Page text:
When you discuss socialism, you are guaranteed to hear someone say “socialism won’t work because of human nature”. This argument is particularly lazy, but I keep hearing it, so I wanted to address it in my own words.
What the argument entails
It is incredibly vague, but it usually goes something like
Greed and selfishness is an essential part of human nature, hence socialism will fail.
It often follows that capitalism is the only system that works.
So where does this argument fail?
Human nature is not capitalistic
First off all, human nature is not capitalist. Capitalism means that the means of production is privately owned, and the surplus value of the labour goes to the owner of the production.
The human race has lived far longer without capitalism than with it. In fact, capitalism is a relatively recent invention. In most countries it did not exist until the 19th century. It is simply ahistorical to say that capitalism is a part of human nature, unless you think that human nature is something recent.
It is not
human nature to spend most of your day producing surplus value for a small elite, who gives you little to nothing in return. Nor is it human nature to exploit child workers in the third world in order to consume endlessly. This is the inevitable result of capitalism – a system of exploitation.
I want to direct your to following quote from The Conquest of Bread (by Peter Kropotkin):
However, the moment we consider human history more attentively, it loses its strength. We see, first, that hundreds of millions¹ of men have succeeded in maintaining amongst themselves, in their village communities, for many hundreds of years, one of the main elements of Socialism—the common ownership of the chief instrument of production, the land, and the apportionment of the same according to the labour capacities of the different families; and we learn that if the communal possession of the land has been destroyed in Western Europe, it was not from within, but from without, by the governments which created a land monopoly in favour of the nobility and the middle classes
¹before someone points out that this number is in fact not true: This book was written in the late 19th century and thus not with the knowledge from contemporary sciences.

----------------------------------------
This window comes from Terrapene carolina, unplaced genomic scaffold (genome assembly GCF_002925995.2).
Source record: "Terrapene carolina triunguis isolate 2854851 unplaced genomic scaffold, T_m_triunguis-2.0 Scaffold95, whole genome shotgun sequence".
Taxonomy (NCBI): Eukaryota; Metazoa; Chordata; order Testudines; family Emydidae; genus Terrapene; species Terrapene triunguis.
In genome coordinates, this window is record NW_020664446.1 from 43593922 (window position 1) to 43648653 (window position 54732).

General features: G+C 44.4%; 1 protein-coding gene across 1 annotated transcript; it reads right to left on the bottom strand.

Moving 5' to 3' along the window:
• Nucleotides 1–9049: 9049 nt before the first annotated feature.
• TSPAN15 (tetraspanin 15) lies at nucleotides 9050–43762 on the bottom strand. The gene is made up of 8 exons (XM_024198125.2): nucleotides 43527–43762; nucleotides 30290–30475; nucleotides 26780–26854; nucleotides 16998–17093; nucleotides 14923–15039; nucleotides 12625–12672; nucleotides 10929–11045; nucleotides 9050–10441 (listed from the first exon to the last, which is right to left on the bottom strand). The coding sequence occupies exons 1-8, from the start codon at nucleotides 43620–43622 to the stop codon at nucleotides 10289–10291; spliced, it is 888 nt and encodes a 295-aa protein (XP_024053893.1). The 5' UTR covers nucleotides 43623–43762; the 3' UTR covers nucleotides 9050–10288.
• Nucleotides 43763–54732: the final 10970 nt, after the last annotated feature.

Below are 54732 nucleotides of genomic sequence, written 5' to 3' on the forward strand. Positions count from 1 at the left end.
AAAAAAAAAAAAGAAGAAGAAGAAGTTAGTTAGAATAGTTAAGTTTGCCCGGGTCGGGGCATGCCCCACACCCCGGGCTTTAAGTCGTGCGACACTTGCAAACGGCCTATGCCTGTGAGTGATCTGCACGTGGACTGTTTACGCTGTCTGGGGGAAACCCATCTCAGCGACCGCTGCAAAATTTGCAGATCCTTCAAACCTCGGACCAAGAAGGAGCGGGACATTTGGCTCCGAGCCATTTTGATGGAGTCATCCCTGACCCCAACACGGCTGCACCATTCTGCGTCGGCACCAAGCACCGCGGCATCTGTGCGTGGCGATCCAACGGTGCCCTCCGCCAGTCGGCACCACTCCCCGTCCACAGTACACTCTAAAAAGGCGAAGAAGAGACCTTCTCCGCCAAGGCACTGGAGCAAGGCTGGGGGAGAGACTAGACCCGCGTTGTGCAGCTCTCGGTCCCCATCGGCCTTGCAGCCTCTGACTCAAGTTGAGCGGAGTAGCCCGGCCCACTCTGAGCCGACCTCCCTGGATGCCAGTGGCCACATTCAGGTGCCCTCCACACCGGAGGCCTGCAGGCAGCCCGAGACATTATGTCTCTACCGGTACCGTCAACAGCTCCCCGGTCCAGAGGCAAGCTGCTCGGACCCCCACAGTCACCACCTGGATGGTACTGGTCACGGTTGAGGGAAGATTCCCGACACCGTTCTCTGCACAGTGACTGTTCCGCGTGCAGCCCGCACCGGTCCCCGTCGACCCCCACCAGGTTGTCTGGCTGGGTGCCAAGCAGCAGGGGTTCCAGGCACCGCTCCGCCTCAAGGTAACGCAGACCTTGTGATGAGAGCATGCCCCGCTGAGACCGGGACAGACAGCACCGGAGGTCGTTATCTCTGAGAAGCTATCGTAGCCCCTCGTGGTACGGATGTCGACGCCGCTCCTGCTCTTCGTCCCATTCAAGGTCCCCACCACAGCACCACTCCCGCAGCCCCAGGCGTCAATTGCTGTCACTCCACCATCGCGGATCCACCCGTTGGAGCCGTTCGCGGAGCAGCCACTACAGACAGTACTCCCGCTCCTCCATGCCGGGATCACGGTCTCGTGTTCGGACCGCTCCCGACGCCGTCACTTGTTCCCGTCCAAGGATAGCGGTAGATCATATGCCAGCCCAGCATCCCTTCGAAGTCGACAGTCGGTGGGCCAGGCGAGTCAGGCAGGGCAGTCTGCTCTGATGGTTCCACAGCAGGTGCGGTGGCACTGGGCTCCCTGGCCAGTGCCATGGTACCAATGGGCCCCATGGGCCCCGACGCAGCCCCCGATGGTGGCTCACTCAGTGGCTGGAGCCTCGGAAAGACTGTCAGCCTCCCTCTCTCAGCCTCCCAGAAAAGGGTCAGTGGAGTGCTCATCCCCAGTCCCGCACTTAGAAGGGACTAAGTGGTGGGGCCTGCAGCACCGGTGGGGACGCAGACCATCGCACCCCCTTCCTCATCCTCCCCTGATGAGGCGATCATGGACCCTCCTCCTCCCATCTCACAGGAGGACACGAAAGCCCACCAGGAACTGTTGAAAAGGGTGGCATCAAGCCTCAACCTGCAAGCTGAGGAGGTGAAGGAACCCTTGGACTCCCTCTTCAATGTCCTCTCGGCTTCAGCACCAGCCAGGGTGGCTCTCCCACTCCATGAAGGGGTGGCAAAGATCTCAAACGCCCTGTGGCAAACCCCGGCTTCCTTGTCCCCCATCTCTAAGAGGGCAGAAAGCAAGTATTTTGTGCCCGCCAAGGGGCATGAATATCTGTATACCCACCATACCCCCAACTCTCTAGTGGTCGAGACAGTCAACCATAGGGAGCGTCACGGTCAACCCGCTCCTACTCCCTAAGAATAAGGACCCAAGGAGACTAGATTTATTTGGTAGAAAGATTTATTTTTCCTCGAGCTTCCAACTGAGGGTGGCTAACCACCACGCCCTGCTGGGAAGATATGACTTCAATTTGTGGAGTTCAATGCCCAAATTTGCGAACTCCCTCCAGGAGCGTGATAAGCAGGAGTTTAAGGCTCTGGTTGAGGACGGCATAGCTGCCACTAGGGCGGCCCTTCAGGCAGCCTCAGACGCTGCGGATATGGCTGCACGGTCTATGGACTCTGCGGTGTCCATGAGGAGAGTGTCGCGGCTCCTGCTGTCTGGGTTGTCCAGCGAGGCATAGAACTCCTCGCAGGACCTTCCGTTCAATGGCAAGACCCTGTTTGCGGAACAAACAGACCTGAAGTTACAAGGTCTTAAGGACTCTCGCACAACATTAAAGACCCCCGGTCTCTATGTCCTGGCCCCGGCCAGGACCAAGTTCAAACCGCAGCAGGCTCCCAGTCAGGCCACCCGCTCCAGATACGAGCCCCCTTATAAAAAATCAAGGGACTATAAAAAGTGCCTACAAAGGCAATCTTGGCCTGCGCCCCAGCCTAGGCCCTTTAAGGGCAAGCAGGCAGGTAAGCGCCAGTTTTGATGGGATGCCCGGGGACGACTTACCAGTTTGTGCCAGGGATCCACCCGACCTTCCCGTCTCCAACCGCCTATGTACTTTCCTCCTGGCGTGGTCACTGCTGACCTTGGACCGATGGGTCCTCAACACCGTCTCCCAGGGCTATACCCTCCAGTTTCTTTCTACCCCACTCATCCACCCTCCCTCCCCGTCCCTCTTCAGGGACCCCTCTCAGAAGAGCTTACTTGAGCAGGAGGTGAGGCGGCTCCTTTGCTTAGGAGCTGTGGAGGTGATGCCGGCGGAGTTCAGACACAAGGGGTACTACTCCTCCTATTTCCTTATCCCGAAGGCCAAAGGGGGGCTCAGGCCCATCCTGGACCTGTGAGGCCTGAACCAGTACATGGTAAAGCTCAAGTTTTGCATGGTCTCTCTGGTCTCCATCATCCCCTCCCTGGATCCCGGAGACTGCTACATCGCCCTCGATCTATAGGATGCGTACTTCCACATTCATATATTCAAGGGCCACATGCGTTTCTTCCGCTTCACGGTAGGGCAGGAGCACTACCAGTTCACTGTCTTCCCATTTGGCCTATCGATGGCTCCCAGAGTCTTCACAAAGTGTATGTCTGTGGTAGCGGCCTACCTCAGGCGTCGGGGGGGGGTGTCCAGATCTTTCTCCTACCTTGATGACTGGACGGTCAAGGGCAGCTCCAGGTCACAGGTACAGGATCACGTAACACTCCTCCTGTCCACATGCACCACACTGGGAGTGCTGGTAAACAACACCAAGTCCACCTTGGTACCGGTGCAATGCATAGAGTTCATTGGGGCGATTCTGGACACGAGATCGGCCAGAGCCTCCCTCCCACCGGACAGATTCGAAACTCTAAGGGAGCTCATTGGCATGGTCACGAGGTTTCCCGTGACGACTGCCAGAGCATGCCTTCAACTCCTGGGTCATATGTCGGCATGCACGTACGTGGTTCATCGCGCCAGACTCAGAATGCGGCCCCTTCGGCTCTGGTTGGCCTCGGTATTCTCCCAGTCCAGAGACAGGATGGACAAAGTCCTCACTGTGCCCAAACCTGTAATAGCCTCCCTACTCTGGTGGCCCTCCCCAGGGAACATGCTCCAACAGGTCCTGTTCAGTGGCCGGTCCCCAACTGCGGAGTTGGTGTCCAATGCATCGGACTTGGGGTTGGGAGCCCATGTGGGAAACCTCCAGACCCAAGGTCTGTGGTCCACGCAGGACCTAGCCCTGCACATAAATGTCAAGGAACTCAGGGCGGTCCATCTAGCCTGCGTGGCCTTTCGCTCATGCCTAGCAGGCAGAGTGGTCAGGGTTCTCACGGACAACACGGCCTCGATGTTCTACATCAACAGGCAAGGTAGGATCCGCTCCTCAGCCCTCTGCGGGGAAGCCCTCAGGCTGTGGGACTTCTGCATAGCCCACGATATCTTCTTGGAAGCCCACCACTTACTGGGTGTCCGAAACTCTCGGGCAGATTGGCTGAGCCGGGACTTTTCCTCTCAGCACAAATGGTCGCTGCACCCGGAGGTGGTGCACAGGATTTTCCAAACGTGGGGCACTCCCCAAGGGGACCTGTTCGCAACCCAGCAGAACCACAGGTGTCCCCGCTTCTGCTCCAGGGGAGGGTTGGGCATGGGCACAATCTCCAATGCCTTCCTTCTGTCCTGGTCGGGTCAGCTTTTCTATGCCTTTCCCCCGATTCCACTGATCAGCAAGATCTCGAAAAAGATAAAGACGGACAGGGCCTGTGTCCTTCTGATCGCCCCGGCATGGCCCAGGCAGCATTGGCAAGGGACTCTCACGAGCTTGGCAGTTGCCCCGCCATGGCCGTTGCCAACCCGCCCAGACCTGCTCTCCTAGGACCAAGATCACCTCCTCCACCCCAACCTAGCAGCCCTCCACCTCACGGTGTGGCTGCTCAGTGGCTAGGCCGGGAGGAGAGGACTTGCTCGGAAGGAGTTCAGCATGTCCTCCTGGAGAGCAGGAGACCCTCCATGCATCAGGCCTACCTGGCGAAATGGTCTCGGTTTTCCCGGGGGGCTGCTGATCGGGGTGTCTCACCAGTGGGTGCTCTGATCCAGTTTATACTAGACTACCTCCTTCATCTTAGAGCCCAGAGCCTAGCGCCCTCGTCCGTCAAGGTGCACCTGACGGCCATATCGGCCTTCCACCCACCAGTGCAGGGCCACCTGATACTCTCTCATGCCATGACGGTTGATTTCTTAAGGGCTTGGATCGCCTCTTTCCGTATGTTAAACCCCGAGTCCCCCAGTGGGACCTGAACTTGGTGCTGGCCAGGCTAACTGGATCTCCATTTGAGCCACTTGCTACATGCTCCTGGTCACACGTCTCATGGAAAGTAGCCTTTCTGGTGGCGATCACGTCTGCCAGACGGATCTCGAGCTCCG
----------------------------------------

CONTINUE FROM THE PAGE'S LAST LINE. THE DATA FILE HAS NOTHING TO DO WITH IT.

Capitalism does not mean trade
Trade has indeed been going on since the early days of civilization. It is however distinct from capitalism in an important way, that many people seem to miss: Capitalism means that the means of production is not controlled by the workers, but instead a system of investors, capitalists, etc.. Trade simply means the exchange of goods for money or other goods.
Socialism is in no way incompatible with trade nor ownership². In fact, many socialists (like myself) believes in trade of goods and services.
²there is a distinction between private and personal ownership in socialist theory. Here’s
a video, which does a good job at explaining this distinction.
Human nature is adaptive
Many socialists thinks that human nature is a “spook” (to invoke the wonderful terminology of Max Stirner) and outright nonexistent. I tend to disagree with that. Human certainly have some nature, however there is one particular thing that makes it radically different from other species.
Ability to adaption. This is why the human species is so successful: We are able to adapt to almost any environment we are put in. There is a reason that humans are the only mammal to walk all continents — it’s the adaptive human nature.
The human nature adapts to whatever environment, such as economic system, it’s under. If a system A rewards behavior B, then this behavior will naturally become more common under this system.
Greed is exactly why capitalism fails
What is particularly weird about the argument is the point about “greed”. Any system that rewards greed will obviously take basis in greed, and humans are greedy, which is why you want to avoid rewarding such behavior.
This is the opposite of what capitalism does: It rewards greed. If you want to build a successful business, you must create as inhumane work condition as possible³.
Capitalism is responsible for this — and it’s not an issue of “free markets”, it is at the core of capitalism. Rosa Luxemburg wrote a good book on why reformism fails
: Reformism fails to actually address the problems with capitalism. Reformed capitalism is still capitalism, and it will still have the same fundamental properties of capitalism.
The failure of capitalism isn’t in its functioning: It clearly works, but it’s in its ethical aspect. It relies on exploitation and fails to distribute wealth fairly, causing mass starvation next to extreme wealth.
³although recently this oppression have been moved to the third world. I’ll elaborate on this in a future post.